none

Call for tender process for submarine program

04-12-2014
by 
in 

The Australian Industry Group (AiGroup) has called on the federal government to hold a tender process to build Australia’s future submarines.

“We urge the Prime Minister to consider such a tender process before formally deciding on the Government’s plans for Australia’s new submarines,” said Ai Group Chief Executive, Innes Willox.

Mr Willox said the AiGroup recognises there are substantial risks associated with committing to acquire a submarine without knowing the full implications of doing so.

“The Project Definition Study should seek options for both local and off-shore build of the new submarines, and the availability of intellectual property to sustain the submarines through a 30-year life,” he said.

Mr Willox said the Ai Group Defence Council National Executive – which brings together Chief Executives from the major defence companies and their suppliers – which met in Canberra recently, believes time is not a barrier to holding a tender for the Future Submarine Program.

“The Chief of Navy, Vice Admiral Tim Barrett, told a recent parliamentary committee hearing that the Royal Australian Navy will need a new submarine to be available in-service by no later than 2027 to progressively replace the current Collins-class submarines, Mr Willox said.

Australia’s foremost naval shipbuilder, Dr John White, advised the committee it would take 10-12 years to design and build a new submarine to meet Australia’s requirements and on a fixed-price basis.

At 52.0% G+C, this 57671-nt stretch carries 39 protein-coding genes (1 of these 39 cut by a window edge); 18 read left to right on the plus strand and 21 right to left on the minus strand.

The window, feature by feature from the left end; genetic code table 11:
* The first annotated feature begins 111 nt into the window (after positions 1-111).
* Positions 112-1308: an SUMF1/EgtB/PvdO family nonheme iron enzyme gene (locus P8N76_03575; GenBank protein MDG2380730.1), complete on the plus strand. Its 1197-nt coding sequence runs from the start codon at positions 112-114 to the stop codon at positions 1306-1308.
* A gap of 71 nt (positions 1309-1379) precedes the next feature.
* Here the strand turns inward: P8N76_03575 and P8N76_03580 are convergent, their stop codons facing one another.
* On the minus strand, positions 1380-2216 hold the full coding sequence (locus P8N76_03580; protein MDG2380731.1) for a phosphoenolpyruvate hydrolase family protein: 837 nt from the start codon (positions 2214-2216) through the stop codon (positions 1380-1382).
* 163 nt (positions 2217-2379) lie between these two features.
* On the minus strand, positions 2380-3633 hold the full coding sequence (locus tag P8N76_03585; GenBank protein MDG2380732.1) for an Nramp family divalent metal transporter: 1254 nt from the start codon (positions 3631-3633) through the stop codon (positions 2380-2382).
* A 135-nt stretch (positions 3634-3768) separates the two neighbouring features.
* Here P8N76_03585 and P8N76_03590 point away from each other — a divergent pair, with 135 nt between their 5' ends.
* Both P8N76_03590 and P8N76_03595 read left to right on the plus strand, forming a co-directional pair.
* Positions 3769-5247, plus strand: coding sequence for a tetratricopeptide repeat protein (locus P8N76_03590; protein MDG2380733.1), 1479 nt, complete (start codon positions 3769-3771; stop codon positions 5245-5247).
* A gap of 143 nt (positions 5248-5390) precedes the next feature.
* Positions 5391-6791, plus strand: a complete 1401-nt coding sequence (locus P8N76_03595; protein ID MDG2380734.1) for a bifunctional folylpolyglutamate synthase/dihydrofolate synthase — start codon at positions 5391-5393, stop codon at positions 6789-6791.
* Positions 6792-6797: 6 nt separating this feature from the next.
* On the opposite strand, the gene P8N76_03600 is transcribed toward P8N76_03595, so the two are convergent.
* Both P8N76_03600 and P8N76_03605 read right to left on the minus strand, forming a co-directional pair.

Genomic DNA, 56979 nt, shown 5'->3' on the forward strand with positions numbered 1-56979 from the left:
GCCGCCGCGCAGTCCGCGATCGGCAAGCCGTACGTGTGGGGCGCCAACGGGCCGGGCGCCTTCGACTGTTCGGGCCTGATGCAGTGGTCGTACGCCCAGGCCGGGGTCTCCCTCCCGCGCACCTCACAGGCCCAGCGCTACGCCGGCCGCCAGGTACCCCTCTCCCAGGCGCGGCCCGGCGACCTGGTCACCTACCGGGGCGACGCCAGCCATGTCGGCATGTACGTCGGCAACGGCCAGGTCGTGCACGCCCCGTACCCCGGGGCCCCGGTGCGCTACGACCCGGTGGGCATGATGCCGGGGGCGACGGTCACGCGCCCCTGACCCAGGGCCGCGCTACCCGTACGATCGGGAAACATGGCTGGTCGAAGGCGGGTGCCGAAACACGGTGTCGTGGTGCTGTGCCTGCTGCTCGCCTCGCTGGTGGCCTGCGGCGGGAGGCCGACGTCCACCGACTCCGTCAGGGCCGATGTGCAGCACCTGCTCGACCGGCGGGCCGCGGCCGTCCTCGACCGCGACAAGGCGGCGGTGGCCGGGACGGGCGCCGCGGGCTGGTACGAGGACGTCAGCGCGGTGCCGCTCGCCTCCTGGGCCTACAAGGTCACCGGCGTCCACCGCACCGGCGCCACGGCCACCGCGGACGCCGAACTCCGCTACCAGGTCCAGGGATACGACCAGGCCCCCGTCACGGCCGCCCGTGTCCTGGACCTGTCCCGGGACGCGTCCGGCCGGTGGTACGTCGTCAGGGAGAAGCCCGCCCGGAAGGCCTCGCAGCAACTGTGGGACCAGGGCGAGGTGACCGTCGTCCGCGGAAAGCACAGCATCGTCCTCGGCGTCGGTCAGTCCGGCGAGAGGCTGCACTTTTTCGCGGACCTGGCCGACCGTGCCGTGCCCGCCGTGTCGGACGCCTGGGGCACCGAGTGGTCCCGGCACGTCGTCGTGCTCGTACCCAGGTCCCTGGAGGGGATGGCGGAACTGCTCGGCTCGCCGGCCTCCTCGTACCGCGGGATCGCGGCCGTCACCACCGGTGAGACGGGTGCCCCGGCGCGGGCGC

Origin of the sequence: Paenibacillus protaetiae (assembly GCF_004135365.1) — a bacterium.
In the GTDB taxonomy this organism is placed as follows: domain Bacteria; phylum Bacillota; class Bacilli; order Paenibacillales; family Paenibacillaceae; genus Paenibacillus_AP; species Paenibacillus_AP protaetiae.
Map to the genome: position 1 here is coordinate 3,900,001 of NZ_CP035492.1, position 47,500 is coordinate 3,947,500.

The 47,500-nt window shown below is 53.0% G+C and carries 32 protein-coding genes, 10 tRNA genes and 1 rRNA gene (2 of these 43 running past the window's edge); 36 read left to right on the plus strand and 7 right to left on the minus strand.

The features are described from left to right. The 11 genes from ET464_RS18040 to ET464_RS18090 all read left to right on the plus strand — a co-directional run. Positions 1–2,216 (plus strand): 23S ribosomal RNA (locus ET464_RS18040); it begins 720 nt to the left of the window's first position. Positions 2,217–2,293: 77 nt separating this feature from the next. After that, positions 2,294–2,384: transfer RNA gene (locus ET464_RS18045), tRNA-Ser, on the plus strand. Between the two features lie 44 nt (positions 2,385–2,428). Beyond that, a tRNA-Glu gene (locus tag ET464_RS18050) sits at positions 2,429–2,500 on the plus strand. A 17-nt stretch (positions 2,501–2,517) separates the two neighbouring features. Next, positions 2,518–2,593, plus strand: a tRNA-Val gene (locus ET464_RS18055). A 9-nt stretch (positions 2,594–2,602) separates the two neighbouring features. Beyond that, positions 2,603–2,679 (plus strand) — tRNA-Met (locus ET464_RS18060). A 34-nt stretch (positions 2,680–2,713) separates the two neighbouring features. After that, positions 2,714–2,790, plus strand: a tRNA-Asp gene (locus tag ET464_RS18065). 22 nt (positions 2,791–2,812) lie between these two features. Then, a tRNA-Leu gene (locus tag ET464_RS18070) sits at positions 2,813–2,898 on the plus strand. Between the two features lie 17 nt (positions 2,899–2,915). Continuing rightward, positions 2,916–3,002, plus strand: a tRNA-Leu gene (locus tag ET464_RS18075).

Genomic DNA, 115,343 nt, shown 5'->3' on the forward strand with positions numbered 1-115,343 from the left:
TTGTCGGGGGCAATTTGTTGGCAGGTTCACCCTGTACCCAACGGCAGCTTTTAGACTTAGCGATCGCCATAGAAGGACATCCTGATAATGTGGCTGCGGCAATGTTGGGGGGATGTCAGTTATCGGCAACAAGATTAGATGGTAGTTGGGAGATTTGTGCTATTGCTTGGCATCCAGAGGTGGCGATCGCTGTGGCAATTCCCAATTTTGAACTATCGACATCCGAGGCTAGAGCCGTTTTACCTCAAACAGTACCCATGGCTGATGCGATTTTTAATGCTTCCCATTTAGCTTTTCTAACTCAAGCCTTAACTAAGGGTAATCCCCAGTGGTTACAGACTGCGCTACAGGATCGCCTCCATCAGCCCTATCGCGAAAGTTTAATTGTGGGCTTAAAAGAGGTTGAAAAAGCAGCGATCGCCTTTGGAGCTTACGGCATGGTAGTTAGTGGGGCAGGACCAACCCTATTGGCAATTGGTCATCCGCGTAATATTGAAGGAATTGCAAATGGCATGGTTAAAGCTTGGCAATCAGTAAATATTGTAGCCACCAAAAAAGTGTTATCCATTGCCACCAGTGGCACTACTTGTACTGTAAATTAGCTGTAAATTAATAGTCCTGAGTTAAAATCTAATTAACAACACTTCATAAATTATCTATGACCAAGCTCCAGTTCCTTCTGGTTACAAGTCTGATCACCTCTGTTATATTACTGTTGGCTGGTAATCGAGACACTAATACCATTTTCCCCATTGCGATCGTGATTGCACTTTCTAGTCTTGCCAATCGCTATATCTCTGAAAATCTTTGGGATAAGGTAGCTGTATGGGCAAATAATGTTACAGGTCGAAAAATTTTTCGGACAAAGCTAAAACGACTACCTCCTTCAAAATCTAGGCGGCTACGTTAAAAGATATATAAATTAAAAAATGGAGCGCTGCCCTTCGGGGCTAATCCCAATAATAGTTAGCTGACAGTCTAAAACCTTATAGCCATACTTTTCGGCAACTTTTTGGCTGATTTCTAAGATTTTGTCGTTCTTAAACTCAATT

“Based on Dr White’s advice and Admiral Barrett’s testimony, the Ai Group Defence Council National Executive is of the view that sufficient time is available to have a Project Definition Study of a number of options – European and Japanese – to meet our nation’s new submarine requirements,” Mr Willox said.

“There remains ample time for the Federal Government to hold a tender process to build Australia’s future submarines and Ai Group urges the Government to remain open to such an approach.”

Related news & editorials

  1. 17.09.2020
    17.09.2020
    by      In
    A new report from Australia’s national science agency, CSIRO, has revealed the opportunities for key industries to leverage science and technology and help restore economic growth and resilience.
    The COVID-19: Recovery and resilience report highlights the trends and national advantages COVID-19... Read More
  2. 17.09.2020
    17.09.2020
    by      In
    As with many industries, compressed air can be a significant cost if not conserved.
    In many areas of production more than 20% of compressed air energy can be attributed to waste.
    Key Account Manager for SMC Corporation Australia New Zealand  - Dairy Industry, Paul Grantham describes what “... Read More
  3. 17.09.2020
    17.09.2020
    by      In
    A high percentage of health care workers are at risk of contracting airborne diseases such as COVID-19 due to personal protective equipment facemasks not fitting correctly, according to a review of literature carried out by researchers from The University of Western Australia, Perth Children’s... Read More
  4. 17.09.2020
    17.09.2020
    by      In
    Nine out of 10 Australians believe Australia should produce more products locally as a result of the COVID-19 pandemic, according to a consumer research by Roy Morgan.
    The study found 89 per cent of Australians believe manufacturing should be re-shored. Reliance on other countries topped the list... Read More